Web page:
Portsmouth City Council has information on self-guided walks along Hilsea Lines.



Nature reserves

There are many nature reserves around Portsmouth and in Hampshire. You'll find the closest reserves on this map from Hampshire & Isle of Wight Wildlife Trust.

Milton Locks

Milton Locks is south of Milton Common, part of Langstone Harbour and home to starlings, house sparrows, butterflies, grasshoppers and crickets. There's a small wood with plants only found in saltmarsh.

Farlington Marshes

A flagship reserve of the Hampshire & Isle of Wight Wildlife Trust, you can walk the 2.5-mile path around the marshes to see many different birds – including dark–bellied brent geese, redshanks, short–eared owls, warblers and wheatears. Visit the Trust's website for more information on the wildlife and to download an illustrated map.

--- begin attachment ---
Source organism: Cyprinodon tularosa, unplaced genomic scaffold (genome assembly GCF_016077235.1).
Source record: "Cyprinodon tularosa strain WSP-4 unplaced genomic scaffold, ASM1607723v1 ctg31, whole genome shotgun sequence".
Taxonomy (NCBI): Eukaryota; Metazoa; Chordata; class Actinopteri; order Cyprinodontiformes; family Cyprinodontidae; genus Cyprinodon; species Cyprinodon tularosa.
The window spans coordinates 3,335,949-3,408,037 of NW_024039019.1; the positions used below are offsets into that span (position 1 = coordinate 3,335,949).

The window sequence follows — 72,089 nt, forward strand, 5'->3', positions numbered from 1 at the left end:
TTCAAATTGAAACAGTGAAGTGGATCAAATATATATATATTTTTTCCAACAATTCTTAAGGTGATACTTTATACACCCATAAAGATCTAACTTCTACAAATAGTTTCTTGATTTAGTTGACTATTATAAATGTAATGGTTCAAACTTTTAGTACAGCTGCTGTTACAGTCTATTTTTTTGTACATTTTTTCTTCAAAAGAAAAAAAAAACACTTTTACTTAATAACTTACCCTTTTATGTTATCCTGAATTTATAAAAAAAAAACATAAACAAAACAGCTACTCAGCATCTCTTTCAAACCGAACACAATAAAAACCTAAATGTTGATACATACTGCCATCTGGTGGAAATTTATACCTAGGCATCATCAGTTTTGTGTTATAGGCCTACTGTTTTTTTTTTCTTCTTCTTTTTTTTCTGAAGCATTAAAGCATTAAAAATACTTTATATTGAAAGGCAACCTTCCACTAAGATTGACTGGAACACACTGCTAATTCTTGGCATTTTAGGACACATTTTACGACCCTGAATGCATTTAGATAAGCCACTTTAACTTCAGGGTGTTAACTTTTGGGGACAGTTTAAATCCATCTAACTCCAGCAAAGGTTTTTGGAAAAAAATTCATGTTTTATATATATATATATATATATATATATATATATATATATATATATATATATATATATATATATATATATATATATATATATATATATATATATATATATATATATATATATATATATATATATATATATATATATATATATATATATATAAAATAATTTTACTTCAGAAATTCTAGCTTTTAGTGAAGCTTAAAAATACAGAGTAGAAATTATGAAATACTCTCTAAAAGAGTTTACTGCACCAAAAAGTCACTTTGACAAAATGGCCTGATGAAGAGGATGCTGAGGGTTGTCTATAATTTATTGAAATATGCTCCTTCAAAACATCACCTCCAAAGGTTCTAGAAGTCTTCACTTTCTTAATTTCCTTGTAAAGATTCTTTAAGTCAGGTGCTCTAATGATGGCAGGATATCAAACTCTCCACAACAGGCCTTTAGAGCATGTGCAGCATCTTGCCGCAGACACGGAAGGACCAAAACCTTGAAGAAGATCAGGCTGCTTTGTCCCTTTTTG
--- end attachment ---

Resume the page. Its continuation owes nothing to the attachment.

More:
Eastney Beach

Eastney beach is a Site of Importance for Nature Conservation (SINC). The plant life on the shingle includes nationally rare plants. These plants also act as a valuable roosting and feeding area for birds.

Other reserves

Other nature reserves close to Portsmouth include Langstone Harbour, Chichester Harbour, Broadmarsh Coastal Park, Wildgrounds (Gosport) and Priddy's Hard (Gosport).

Starling bird in park



Further afield

Portsdown hill

If you want an aerial view of Portsmouth to watch the sunset or experience bonfire night, head to Portsdown Hill. You'll need a bicycle or a car (or a friend with a car) to get up there. But the view on a clear day or night is worth it. If you forget to take a picnic, grab a bite from Mick's Monster Burgers – more of a local landmark than a burger van.